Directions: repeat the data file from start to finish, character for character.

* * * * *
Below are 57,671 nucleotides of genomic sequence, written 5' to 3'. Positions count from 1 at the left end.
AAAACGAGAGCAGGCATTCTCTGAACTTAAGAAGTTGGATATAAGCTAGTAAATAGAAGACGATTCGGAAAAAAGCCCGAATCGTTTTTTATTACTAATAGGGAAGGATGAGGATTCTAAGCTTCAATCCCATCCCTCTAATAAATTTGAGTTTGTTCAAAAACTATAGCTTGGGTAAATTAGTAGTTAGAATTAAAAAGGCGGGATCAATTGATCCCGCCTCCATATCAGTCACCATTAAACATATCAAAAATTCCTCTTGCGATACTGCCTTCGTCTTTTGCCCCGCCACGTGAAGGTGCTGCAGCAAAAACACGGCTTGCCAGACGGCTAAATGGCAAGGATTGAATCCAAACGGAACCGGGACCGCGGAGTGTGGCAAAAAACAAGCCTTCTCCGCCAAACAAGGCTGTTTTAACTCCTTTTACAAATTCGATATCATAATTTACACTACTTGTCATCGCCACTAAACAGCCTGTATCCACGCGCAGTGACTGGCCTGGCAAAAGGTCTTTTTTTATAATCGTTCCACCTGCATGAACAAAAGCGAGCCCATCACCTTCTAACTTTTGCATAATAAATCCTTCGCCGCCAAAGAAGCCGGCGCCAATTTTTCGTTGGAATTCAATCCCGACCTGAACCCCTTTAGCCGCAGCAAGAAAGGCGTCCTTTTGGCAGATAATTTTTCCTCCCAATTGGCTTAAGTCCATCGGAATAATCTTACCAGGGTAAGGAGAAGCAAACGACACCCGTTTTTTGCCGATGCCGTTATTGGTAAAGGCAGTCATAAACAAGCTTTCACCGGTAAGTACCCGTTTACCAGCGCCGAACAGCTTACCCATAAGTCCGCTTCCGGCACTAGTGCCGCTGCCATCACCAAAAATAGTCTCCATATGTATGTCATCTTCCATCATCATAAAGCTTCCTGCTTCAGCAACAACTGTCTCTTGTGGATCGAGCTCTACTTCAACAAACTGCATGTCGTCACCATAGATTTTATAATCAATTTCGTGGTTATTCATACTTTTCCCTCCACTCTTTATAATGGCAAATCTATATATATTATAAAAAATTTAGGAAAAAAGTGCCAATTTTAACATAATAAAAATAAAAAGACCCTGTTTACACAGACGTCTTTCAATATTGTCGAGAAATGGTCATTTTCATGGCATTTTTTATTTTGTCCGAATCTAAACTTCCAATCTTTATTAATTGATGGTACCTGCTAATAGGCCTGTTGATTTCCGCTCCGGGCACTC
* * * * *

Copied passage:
Below are 57,671 nucleotides of genomic sequence, written 5' to 3'. Positions count from 1 at the left end.
AAAACGAGAGCAGGCATTCTCTGAACTTAAGAAGTTGGATATAAGCTAGTAAATAGAAGACGATTCGGAAAAAAGCCCGAATCGTTTTTTATTACTAATAGGGAAGGATGAGGATTCTAAGCTTCAATCCCATCCCTCTAATAAATTTGAGTTTGTTCAAAAACTATAGCTTGGGTAAATTAGTAGTTAGAATTAAAAAGGCGGGATCAATTGATCCCGCCTCCATATCAGTCACCATTAAACATATCAAAAATTCCTCTTGCGATACTGCCTTCGTCTTTTGCCCCGCCACGTGAAGGTGCTGCAGCAAAAACACGGCTTGCCAGACGGCTAAATGGCAAGGATTGAATCCAAACGGAACCGGGACCGCGGAGTGTGGCAAAAAACAAGCCTTCTCCGCCAAACAAGGCTGTTTTAACTCCTTTTACAAATTCGATATCATAATTTACACTACTTGTCATCGCCACTAAACAGCCTGTATCCACGCGCAGTGACTGGCCTGGCAAAAGGTCTTTTTTTATAATCGTTCCACCTGCATGAACAAAAGCGAGCCCATCACCTTCTAACTTTTGCATAATAAATCCTTCGCCGCCAAAGAAGCCGGCGCCAATTTTTCGTTGGAATTCAATCCCGACCTGAACCCCTTTAGCCGCAGCAAGAAAGGCGTCCTTTTGGCAGATAATTTTTCCTCCCAATTGGCTTAAGTCCATCGGAATAATCTTACCAGGGTAAGGAGAAGCAAACGACACCCGTTTTTTGCCGATGCCGTTATTGGTAAAGGCAGTCATAAACAAGCTTTCACCGGTAAGTACCCGTTTACCAGCGCCGAACAGCTTACCCATAAGTCCGCTTCCGGCACTAGTGCCGCTGCCATCACCAAAAATAGTCTCCATATGTATGTCATCTTCCATCATCATAAAGCTTCCTGCTTCAGCAACAACTGTCTCTTGTGGATCGAGCTCTACTTCAACAAACTGCATGTCGTCACCATAGATTTTATAATCAATTTCGTGGTTATTCATACTTTTCCCTCCACTCTTTATAATGGCAAATCTATATATATTATAAAAAATTTAGGAAAAAAGTGCCAATTTTAACATAATAAAAATAAAAAGACCCTGTTTACACAGACGTCTTTCAATATTGTCGAGAAATGGTCATTTTCATGGCATTTTTTATTTTGTCCGAATCTAAACTTCCAATCTTTATTAATTGATGGTACCTGCTAATAGGCCTGTTGATTTCCGCTCCGGGCACTC